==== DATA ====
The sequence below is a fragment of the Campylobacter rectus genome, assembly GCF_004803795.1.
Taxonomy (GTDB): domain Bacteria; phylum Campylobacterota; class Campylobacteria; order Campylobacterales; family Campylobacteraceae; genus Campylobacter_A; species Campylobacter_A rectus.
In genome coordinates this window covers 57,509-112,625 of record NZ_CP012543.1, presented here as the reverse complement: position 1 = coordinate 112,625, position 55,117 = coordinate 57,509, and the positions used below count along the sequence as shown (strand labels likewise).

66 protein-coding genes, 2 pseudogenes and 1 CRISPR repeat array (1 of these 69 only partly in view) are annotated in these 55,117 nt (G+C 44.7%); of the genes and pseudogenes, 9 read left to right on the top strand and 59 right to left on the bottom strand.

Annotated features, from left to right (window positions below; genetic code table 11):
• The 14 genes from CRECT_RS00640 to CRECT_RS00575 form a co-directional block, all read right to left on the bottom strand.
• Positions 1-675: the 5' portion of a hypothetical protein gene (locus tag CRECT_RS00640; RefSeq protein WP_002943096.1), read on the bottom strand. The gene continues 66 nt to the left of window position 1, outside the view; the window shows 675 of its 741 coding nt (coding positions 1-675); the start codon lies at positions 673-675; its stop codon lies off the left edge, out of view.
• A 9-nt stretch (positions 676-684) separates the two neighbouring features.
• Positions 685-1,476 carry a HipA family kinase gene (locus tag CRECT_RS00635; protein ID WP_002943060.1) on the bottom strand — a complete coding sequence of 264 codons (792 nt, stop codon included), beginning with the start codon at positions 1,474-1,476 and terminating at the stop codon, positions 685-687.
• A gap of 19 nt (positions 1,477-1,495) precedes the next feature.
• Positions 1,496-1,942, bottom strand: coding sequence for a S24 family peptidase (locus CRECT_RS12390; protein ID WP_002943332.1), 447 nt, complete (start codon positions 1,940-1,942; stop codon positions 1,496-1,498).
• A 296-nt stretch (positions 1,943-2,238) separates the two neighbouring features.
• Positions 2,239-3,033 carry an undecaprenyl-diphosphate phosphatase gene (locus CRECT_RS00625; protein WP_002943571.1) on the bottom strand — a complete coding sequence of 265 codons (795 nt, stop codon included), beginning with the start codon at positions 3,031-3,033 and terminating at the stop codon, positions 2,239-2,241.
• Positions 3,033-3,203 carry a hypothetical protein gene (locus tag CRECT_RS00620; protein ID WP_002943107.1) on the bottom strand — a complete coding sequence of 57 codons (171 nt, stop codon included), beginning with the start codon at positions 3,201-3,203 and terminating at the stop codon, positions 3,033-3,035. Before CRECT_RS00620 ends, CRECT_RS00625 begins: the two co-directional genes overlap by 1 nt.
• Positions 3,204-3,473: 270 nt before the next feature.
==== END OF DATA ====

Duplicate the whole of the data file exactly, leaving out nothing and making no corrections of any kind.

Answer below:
The sequence below is a fragment of the Campylobacter rectus genome, assembly GCF_004803795.1.
Taxonomy (GTDB): domain Bacteria; phylum Campylobacterota; class Campylobacteria; order Campylobacterales; family Campylobacteraceae; genus Campylobacter_A; species Campylobacter_A rectus.
In genome coordinates this window covers 57,509-112,625 of record NZ_CP012543.1, presented here as the reverse complement: position 1 = coordinate 112,625, position 55,117 = coordinate 57,509, and the positions used below count along the sequence as shown (strand labels likewise).

66 protein-coding genes, 2 pseudogenes and 1 CRISPR repeat array (1 of these 69 only partly in view) are annotated in these 55,117 nt (G+C 44.7%); of the genes and pseudogenes, 9 read left to right on the top strand and 59 right to left on the bottom strand.

Annotated features, from left to right (window positions below; genetic code table 11):
• The 14 genes from CRECT_RS00640 to CRECT_RS00575 form a co-directional block, all read right to left on the bottom strand.
• Positions 1-675: the 5' portion of a hypothetical protein gene (locus tag CRECT_RS00640; RefSeq protein WP_002943096.1), read on the bottom strand. The gene continues 66 nt to the left of window position 1, outside the view; the window shows 675 of its 741 coding nt (coding positions 1-675); the start codon lies at positions 673-675; its stop codon lies off the left edge, out of view.
• A 9-nt stretch (positions 676-684) separates the two neighbouring features.
• Positions 685-1,476 carry a HipA family kinase gene (locus tag CRECT_RS00635; protein ID WP_002943060.1) on the bottom strand — a complete coding sequence of 264 codons (792 nt, stop codon included), beginning with the start codon at positions 1,474-1,476 and terminating at the stop codon, positions 685-687.
• A gap of 19 nt (positions 1,477-1,495) precedes the next feature.
• Positions 1,496-1,942, bottom strand: coding sequence for a S24 family peptidase (locus CRECT_RS12390; protein ID WP_002943332.1), 447 nt, complete (start codon positions 1,940-1,942; stop codon positions 1,496-1,498).
• A 296-nt stretch (positions 1,943-2,238) separates the two neighbouring features.
• Positions 2,239-3,033 carry an undecaprenyl-diphosphate phosphatase gene (locus CRECT_RS00625; protein WP_002943571.1) on the bottom strand — a complete coding sequence of 265 codons (795 nt, stop codon included), beginning with the start codon at positions 3,031-3,033 and terminating at the stop codon, positions 2,239-2,241.
• Positions 3,033-3,203 carry a hypothetical protein gene (locus tag CRECT_RS00620; protein ID WP_002943107.1) on the bottom strand — a complete coding sequence of 57 codons (171 nt, stop codon included), beginning with the start codon at positions 3,201-3,203 and terminating at the stop codon, positions 3,033-3,035. Before CRECT_RS00620 ends, CRECT_RS00625 begins: the two co-directional genes overlap by 1 nt.
• Positions 3,204-3,473: 270 nt before the next feature.